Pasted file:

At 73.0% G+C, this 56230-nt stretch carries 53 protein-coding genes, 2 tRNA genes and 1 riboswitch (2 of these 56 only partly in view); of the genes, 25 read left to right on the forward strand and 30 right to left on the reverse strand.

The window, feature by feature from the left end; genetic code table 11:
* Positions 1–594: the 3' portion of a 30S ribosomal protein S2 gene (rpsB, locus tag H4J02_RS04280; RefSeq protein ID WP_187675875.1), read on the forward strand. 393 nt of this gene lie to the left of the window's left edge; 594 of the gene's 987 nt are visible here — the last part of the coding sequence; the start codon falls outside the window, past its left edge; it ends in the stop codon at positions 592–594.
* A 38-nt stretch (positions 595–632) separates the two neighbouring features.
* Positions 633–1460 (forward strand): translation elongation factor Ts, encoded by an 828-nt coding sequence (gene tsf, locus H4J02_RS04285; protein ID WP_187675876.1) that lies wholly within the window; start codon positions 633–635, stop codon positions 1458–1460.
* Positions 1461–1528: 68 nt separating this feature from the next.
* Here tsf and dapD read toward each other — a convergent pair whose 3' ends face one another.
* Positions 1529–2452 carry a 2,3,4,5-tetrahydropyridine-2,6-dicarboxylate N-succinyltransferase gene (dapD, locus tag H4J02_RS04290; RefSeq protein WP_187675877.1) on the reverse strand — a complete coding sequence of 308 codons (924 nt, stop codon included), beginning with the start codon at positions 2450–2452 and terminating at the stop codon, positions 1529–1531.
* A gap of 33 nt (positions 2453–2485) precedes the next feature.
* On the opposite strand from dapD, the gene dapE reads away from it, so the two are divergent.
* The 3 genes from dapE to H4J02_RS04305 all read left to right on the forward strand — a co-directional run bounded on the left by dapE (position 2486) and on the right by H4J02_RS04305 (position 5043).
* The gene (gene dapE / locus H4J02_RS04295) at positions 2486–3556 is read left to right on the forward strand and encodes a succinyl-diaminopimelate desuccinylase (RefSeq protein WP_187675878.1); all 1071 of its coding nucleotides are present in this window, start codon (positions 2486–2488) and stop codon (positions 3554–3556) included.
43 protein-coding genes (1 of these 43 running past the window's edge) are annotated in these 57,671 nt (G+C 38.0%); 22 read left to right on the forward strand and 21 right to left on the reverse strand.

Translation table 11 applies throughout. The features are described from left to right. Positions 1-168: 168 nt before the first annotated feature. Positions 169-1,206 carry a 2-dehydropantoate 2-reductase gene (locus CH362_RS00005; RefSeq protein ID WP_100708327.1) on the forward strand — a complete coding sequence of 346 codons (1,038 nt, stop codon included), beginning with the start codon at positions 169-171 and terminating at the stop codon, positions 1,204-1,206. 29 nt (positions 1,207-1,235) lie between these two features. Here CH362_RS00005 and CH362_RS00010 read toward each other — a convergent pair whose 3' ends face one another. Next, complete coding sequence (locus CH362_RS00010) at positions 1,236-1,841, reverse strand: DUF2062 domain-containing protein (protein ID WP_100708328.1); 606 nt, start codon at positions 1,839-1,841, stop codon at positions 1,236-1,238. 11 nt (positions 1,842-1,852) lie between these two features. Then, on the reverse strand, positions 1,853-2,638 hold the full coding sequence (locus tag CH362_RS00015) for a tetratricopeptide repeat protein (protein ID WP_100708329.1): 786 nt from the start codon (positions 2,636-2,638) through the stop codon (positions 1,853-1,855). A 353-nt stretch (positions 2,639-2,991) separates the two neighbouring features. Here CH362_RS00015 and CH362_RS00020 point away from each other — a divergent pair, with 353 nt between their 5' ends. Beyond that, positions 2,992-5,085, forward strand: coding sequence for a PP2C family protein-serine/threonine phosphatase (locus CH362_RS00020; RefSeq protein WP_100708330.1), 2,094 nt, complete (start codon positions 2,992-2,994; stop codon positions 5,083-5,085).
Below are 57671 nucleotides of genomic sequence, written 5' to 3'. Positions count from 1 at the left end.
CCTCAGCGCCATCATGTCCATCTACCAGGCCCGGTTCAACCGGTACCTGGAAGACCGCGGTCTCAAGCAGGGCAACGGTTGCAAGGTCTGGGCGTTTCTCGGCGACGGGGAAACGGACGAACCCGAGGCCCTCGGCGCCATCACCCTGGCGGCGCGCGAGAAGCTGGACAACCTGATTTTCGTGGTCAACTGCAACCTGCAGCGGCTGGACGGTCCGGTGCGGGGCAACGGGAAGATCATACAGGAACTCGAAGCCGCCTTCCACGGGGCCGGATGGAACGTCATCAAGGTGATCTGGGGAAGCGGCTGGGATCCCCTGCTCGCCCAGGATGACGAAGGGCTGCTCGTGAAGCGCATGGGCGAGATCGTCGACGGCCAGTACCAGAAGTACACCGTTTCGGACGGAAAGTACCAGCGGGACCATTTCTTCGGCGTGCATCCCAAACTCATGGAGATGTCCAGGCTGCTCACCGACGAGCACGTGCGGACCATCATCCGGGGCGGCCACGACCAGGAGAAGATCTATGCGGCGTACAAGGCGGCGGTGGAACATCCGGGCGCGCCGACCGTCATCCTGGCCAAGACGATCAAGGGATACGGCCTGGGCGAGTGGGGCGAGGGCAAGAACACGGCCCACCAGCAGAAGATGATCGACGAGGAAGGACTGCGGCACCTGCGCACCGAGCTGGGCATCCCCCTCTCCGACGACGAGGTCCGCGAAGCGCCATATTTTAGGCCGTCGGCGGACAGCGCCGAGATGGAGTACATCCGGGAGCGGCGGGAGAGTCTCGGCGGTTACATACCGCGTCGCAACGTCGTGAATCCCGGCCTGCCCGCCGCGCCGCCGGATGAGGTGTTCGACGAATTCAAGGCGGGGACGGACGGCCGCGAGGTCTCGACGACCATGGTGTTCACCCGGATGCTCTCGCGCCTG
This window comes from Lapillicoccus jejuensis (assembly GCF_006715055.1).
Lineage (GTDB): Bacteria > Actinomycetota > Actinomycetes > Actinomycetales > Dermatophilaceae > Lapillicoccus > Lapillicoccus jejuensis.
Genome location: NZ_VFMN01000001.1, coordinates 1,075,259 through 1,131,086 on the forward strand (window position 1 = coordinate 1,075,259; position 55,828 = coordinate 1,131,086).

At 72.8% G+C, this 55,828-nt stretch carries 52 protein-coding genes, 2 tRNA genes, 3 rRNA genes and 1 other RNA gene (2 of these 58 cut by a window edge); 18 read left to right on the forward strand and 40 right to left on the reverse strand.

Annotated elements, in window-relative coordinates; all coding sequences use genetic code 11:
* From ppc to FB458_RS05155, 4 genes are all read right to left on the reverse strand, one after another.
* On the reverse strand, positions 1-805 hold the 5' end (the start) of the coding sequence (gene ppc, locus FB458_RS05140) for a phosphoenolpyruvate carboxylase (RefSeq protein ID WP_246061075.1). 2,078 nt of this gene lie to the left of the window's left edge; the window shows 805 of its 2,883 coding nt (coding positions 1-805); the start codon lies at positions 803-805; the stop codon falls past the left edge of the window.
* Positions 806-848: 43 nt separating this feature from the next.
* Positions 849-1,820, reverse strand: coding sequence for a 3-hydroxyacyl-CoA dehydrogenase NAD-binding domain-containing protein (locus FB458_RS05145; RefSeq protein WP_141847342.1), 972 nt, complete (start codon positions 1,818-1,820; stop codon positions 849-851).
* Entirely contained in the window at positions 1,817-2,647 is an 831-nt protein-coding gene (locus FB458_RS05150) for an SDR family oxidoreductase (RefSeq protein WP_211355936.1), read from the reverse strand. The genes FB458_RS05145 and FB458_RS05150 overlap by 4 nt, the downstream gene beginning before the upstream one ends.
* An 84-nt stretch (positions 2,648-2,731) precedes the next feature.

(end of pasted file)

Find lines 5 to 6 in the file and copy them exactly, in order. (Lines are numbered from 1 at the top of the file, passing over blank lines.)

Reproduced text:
* Positions 633–1460 (forward strand): translation elongation factor Ts, encoded by an 828-nt coding sequence (gene tsf, locus H4J02_RS04285; protein ID WP_187675876.1) that lies wholly within the window; start codon positions 633–635, stop codon positions 1458–1460.
* Positions 1461–1528: 68 nt separating this feature from the next.